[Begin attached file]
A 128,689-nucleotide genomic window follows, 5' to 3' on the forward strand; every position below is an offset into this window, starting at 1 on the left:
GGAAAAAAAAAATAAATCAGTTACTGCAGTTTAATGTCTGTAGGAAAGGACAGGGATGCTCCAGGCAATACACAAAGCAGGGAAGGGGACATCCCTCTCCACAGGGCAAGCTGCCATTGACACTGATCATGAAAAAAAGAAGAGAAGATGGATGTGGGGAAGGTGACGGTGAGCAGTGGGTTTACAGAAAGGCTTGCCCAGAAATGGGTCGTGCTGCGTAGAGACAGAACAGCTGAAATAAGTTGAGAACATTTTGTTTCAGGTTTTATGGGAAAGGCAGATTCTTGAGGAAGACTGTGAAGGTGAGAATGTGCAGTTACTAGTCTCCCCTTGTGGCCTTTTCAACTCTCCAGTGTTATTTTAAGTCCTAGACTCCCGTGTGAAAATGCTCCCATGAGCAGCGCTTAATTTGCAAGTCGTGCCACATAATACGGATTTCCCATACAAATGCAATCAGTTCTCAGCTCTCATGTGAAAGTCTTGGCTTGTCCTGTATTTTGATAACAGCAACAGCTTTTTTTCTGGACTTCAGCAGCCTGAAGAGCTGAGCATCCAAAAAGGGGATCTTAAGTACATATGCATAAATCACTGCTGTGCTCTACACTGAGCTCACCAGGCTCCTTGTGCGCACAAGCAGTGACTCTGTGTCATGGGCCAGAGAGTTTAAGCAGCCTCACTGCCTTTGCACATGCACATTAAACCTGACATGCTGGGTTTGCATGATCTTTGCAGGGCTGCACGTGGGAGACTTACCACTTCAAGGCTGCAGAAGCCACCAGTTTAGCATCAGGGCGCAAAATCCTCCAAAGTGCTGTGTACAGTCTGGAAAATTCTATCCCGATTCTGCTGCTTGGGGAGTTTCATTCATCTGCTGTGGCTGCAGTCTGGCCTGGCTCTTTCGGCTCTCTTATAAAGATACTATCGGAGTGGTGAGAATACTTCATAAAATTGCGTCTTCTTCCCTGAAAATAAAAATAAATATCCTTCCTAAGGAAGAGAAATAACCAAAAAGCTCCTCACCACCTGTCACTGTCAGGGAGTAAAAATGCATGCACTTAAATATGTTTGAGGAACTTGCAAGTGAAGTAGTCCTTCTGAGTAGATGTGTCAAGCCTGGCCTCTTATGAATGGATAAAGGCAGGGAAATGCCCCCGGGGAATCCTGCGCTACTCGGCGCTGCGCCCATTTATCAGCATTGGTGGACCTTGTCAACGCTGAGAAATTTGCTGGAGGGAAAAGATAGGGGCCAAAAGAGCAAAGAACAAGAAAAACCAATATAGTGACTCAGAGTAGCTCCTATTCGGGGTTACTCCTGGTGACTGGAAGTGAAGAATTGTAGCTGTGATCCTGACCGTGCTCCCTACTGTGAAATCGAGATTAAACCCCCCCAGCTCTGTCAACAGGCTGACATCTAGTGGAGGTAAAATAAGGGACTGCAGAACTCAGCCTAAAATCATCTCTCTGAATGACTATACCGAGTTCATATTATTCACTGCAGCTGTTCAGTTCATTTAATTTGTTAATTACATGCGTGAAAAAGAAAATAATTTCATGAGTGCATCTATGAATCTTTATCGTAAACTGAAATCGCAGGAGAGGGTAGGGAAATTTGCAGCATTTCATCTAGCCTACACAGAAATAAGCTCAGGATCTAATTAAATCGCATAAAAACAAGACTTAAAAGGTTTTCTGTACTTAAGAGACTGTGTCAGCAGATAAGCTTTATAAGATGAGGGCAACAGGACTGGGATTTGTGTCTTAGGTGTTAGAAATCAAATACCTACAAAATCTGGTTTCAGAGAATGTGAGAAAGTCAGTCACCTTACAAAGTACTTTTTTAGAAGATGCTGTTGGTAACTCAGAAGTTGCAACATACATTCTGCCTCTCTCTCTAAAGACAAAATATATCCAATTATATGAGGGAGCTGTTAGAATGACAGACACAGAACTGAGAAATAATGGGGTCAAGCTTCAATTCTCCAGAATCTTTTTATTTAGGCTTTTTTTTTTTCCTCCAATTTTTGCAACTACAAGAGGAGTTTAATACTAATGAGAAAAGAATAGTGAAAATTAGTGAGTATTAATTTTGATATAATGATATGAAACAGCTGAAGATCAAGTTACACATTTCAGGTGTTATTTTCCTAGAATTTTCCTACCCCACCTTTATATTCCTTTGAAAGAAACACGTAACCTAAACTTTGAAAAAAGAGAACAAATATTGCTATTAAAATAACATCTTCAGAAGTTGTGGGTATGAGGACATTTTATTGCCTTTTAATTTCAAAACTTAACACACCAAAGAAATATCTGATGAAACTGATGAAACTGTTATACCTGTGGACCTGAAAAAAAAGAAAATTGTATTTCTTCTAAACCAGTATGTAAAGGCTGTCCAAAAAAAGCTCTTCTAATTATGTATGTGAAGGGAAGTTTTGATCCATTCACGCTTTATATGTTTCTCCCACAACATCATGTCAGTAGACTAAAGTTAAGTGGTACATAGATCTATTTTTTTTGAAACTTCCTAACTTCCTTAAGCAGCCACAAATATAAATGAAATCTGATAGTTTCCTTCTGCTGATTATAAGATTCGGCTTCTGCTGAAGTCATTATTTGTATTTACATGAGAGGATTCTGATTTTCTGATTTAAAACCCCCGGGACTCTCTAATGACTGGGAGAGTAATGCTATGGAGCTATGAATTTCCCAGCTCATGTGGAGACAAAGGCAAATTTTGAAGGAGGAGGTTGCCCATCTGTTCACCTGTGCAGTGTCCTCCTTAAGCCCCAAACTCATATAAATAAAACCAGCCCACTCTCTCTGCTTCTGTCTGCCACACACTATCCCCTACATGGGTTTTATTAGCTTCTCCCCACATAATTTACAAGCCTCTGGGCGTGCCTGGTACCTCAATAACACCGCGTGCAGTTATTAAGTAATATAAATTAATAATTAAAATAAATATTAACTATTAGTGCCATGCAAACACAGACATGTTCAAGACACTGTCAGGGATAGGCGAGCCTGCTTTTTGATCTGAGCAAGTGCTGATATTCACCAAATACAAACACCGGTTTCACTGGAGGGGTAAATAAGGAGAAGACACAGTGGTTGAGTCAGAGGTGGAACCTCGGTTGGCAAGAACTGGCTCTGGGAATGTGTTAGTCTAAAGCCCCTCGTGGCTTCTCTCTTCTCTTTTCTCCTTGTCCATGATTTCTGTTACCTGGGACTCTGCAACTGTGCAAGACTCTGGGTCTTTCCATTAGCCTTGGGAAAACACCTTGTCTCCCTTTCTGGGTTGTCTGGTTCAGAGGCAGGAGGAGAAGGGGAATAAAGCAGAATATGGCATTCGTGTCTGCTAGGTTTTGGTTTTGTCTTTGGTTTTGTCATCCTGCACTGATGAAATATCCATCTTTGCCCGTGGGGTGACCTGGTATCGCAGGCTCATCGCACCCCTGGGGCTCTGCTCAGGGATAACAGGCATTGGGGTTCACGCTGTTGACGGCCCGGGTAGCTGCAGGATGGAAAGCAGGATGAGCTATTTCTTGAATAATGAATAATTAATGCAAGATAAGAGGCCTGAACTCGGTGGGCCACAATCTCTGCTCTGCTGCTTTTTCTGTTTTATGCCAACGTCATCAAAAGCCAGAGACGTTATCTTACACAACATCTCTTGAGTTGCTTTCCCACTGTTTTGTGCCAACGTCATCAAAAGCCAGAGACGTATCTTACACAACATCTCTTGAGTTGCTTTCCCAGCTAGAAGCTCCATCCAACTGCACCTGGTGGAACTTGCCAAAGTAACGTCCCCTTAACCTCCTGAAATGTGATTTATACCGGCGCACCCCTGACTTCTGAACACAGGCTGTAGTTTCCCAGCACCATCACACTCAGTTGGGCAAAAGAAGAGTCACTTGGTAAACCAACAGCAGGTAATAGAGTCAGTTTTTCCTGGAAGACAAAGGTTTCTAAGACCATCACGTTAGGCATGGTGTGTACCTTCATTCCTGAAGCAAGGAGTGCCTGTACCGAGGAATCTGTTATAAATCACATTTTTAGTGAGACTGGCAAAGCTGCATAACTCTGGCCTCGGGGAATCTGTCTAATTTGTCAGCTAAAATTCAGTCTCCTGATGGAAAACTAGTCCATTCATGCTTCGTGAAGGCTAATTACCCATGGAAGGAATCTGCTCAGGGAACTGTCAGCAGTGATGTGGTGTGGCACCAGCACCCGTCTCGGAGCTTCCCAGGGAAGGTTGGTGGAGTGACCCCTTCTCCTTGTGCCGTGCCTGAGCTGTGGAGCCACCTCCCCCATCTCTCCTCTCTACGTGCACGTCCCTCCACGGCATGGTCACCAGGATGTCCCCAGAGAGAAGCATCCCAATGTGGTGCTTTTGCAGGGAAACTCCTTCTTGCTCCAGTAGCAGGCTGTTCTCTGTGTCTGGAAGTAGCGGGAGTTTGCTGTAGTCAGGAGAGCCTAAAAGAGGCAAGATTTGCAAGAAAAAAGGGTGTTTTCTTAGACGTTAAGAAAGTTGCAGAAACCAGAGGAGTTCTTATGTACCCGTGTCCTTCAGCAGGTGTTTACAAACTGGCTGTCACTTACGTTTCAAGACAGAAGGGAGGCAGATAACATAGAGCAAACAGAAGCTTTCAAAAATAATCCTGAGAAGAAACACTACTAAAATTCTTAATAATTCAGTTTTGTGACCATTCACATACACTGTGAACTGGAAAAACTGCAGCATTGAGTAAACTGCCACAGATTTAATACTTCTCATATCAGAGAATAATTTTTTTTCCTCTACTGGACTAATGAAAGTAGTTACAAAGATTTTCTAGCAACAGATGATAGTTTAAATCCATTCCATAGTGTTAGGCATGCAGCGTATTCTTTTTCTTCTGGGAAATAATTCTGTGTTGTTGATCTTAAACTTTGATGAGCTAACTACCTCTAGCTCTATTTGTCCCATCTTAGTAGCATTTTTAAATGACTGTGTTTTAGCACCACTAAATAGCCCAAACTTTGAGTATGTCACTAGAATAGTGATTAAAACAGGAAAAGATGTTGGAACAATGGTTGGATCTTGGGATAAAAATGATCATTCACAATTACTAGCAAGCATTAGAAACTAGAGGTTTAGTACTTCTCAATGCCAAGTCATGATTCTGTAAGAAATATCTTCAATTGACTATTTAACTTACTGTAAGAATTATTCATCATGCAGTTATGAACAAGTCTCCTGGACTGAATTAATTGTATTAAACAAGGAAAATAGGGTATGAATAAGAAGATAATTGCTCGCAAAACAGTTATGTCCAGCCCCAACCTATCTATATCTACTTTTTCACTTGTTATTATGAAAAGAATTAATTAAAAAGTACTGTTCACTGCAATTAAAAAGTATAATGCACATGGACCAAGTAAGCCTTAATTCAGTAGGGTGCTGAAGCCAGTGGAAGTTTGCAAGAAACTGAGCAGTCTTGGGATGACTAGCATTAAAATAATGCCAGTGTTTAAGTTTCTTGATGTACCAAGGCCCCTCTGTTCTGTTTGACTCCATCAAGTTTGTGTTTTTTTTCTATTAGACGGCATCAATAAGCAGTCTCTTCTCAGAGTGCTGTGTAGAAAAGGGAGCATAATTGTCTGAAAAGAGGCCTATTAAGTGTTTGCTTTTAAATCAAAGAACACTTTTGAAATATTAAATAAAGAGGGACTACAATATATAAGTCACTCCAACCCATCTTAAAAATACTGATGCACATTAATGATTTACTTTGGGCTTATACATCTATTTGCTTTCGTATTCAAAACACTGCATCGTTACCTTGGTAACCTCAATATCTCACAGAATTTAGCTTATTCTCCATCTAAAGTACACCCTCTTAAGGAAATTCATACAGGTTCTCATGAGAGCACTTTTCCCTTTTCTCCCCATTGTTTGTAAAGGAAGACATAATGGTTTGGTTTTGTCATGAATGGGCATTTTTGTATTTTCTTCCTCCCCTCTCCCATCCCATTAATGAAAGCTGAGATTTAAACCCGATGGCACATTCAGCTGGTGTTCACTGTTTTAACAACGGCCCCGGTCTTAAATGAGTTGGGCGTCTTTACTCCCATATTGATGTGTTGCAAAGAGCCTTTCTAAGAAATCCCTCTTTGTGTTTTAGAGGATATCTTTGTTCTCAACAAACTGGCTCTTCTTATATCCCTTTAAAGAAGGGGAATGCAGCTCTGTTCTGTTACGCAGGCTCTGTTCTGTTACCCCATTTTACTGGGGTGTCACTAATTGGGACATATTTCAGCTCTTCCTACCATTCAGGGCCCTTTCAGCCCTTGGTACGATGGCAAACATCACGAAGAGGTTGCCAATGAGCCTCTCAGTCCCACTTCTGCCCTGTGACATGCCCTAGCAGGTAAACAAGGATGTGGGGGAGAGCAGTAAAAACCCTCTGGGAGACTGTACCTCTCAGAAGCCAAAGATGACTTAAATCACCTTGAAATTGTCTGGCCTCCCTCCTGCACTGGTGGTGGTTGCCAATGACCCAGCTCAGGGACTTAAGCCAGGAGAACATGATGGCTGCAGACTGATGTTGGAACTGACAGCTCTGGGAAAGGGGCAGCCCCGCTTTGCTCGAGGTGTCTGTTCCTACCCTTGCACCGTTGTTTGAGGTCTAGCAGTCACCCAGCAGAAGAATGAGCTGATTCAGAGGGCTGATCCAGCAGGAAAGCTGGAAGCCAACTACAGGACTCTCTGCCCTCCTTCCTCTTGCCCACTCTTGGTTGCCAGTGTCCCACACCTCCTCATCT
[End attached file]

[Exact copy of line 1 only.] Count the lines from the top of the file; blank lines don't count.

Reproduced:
A 128,689-nucleotide genomic window follows, 5' to 3' on the forward strand; every position below is an offset into this window, starting at 1 on the left: